Corbett and Springdale residents united together to participate in Corbett National Night Out on August 3, 2010. Organizations such as the Corbett Grange, Columbia River Gorge Kiwanis, and Corbett School District, among others, turned out for a potluck and speakers on safety and community organizing. District Representative Suzanne Van Orman spoke about the importance of knowing your neighbor and how beneficial community activism is.
Students from Springdale Job Corps prepared culinary treats such as cream puffs and snicker doodles. They also engaged with their community by setting up a booth about Springdale Job Corps Center. Students discussed their trades, their preparation of culinary treats, and what they plan to do after graduation from Springdale.
National Night Out, ‘America’s Night Out Against Crime,’ was introduced by the Association in 1984. The program was the brainchild of National Association of Town Watch Executive Director Matt A. Peskin.
In an effort to heighten awareness and strengthen participation in local anti-crime efforts, Peskin felt that a high-profile, high-impact type of crime prevention event was needed nationally. At that time, he noted that in a typical ‘crime watch community’, only 5 to 7% of the residents were participating actively. Due to the growth and success of these programs, he felt this percentage was too low. Subsequently, he proposed a national program which would be coordinated by local crime prevention agencies and organizations – but that would involve entire communities at one time. The first National Night Out was introduced early in 1984 – with the event culminating on the first Tuesday in August.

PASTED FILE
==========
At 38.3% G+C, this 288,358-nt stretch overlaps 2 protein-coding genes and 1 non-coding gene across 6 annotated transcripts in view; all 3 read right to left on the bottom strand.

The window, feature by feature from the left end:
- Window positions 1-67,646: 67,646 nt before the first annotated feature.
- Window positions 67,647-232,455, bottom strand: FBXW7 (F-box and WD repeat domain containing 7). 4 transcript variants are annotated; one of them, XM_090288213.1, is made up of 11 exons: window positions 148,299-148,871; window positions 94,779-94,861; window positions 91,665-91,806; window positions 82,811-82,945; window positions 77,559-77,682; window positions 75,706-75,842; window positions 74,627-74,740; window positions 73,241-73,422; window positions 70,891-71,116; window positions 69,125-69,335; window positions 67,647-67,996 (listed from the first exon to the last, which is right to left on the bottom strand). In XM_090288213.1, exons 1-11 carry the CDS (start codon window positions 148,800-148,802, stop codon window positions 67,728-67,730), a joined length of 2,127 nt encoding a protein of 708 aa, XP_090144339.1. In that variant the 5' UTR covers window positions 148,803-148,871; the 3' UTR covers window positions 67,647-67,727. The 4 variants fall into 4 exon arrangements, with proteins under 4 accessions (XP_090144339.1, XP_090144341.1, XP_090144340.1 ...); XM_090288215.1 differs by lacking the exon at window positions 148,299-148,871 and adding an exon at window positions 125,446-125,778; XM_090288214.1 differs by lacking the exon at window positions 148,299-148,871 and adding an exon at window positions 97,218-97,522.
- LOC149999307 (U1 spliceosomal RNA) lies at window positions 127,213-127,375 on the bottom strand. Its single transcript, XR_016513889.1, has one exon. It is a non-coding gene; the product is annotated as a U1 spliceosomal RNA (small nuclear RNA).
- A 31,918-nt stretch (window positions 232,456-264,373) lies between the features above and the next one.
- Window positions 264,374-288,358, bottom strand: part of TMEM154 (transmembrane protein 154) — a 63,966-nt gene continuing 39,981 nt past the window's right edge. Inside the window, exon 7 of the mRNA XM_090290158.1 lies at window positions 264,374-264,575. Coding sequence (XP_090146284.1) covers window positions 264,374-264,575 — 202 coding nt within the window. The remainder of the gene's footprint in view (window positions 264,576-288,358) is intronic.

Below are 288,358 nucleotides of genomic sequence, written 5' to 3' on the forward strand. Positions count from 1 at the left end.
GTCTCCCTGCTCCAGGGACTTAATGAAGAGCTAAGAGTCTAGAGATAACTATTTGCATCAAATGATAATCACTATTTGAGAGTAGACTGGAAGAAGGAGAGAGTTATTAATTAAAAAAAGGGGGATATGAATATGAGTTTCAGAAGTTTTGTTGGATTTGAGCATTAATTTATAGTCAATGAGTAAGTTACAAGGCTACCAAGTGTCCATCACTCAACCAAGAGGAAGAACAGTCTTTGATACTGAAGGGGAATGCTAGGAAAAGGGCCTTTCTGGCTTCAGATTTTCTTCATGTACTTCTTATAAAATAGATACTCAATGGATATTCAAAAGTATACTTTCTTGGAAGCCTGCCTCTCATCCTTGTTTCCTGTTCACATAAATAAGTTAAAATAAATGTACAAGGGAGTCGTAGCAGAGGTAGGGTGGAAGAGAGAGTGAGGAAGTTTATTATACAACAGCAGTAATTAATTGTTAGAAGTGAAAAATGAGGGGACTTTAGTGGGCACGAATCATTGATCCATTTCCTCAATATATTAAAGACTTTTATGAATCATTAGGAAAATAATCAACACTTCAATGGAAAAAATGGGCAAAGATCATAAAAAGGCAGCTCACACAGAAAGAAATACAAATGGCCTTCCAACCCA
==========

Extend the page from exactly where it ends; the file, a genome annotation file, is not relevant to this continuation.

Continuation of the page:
That first year, 400 communities in 23 states participated in National Night Out. Nationwide, 2.5 million Americans took part in 1984. The seed had been planted. In subsequent years, participation has grown steadily. The 24th Annual National Night Out last August involved 35.4 million people in 11,310 communities from all 50 states, U.S. territories, Canadian cities, and military bases worldwide. National Night Out 2008 will culminate on August 5th. Over 12,000 communities are expected to take part.
While the traditional ‘lights on’ and front porch vigils remain a part of NNO, activities have expanded considerably over the years to include block parties, cookouts, parades, visits from police, festivals, neighborhood walks, safety fairs, contests, rallies and meetings.